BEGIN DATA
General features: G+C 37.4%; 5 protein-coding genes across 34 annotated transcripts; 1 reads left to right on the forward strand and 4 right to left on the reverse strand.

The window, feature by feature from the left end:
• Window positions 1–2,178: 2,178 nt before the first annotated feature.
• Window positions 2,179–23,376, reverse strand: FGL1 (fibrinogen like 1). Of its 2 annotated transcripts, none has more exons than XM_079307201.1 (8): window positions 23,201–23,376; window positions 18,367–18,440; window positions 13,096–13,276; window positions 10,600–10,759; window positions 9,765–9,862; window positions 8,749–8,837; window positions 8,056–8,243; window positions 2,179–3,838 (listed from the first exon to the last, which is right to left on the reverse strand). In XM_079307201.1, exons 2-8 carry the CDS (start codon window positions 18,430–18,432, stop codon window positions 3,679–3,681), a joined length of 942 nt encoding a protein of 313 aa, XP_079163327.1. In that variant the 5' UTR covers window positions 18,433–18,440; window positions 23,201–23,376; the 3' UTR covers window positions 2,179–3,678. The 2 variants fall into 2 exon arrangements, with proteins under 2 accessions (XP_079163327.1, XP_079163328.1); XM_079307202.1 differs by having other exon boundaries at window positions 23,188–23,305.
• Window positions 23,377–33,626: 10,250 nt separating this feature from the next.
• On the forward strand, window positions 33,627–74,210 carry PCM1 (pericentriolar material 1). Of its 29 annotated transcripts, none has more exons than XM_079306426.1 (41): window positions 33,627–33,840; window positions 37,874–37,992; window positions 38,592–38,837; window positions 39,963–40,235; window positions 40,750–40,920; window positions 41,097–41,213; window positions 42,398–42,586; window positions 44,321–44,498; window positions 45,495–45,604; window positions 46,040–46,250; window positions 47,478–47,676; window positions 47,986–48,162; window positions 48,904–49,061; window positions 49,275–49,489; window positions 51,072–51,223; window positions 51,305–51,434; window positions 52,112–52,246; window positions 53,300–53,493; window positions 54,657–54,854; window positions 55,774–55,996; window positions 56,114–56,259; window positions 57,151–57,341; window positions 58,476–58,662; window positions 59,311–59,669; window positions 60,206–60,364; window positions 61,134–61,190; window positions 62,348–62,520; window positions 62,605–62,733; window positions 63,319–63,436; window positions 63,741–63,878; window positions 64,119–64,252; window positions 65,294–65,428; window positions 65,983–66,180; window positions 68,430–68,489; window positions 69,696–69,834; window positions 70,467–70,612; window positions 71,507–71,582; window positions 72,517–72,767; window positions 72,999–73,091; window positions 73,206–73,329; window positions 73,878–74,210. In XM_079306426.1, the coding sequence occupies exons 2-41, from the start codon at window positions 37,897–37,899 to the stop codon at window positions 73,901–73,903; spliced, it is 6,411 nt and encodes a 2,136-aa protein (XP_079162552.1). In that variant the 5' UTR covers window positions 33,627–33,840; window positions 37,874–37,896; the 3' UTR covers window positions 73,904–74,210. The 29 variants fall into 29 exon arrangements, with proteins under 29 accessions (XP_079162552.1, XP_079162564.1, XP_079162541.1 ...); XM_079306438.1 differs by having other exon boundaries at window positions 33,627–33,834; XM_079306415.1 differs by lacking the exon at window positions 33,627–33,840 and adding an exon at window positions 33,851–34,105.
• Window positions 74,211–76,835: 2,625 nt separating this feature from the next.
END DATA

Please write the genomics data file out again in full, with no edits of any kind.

General features: G+C 37.4%; 5 protein-coding genes across 34 annotated transcripts; 1 reads left to right on the forward strand and 4 right to left on the reverse strand.

The window, feature by feature from the left end:
• Window positions 1–2,178: 2,178 nt before the first annotated feature.
• Window positions 2,179–23,376, reverse strand: FGL1 (fibrinogen like 1). Of its 2 annotated transcripts, none has more exons than XM_079307201.1 (8): window positions 23,201–23,376; window positions 18,367–18,440; window positions 13,096–13,276; window positions 10,600–10,759; window positions 9,765–9,862; window positions 8,749–8,837; window positions 8,056–8,243; window positions 2,179–3,838 (listed from the first exon to the last, which is right to left on the reverse strand). In XM_079307201.1, exons 2-8 carry the CDS (start codon window positions 18,430–18,432, stop codon window positions 3,679–3,681), a joined length of 942 nt encoding a protein of 313 aa, XP_079163327.1. In that variant the 5' UTR covers window positions 18,433–18,440; window positions 23,201–23,376; the 3' UTR covers window positions 2,179–3,678. The 2 variants fall into 2 exon arrangements, with proteins under 2 accessions (XP_079163327.1, XP_079163328.1); XM_079307202.1 differs by having other exon boundaries at window positions 23,188–23,305.
• Window positions 23,377–33,626: 10,250 nt separating this feature from the next.
• On the forward strand, window positions 33,627–74,210 carry PCM1 (pericentriolar material 1). Of its 29 annotated transcripts, none has more exons than XM_079306426.1 (41): window positions 33,627–33,840; window positions 37,874–37,992; window positions 38,592–38,837; window positions 39,963–40,235; window positions 40,750–40,920; window positions 41,097–41,213; window positions 42,398–42,586; window positions 44,321–44,498; window positions 45,495–45,604; window positions 46,040–46,250; window positions 47,478–47,676; window positions 47,986–48,162; window positions 48,904–49,061; window positions 49,275–49,489; window positions 51,072–51,223; window positions 51,305–51,434; window positions 52,112–52,246; window positions 53,300–53,493; window positions 54,657–54,854; window positions 55,774–55,996; window positions 56,114–56,259; window positions 57,151–57,341; window positions 58,476–58,662; window positions 59,311–59,669; window positions 60,206–60,364; window positions 61,134–61,190; window positions 62,348–62,520; window positions 62,605–62,733; window positions 63,319–63,436; window positions 63,741–63,878; window positions 64,119–64,252; window positions 65,294–65,428; window positions 65,983–66,180; window positions 68,430–68,489; window positions 69,696–69,834; window positions 70,467–70,612; window positions 71,507–71,582; window positions 72,517–72,767; window positions 72,999–73,091; window positions 73,206–73,329; window positions 73,878–74,210. In XM_079306426.1, the coding sequence occupies exons 2-41, from the start codon at window positions 37,897–37,899 to the stop codon at window positions 73,901–73,903; spliced, it is 6,411 nt and encodes a 2,136-aa protein (XP_079162552.1). In that variant the 5' UTR covers window positions 33,627–33,840; window positions 37,874–37,896; the 3' UTR covers window positions 73,904–74,210. The 29 variants fall into 29 exon arrangements, with proteins under 29 accessions (XP_079162552.1, XP_079162564.1, XP_079162541.1 ...); XM_079306438.1 differs by having other exon boundaries at window positions 33,627–33,834; XM_079306415.1 differs by lacking the exon at window positions 33,627–33,840 and adding an exon at window positions 33,851–34,105.
• Window positions 74,211–76,835: 2,625 nt separating this feature from the next.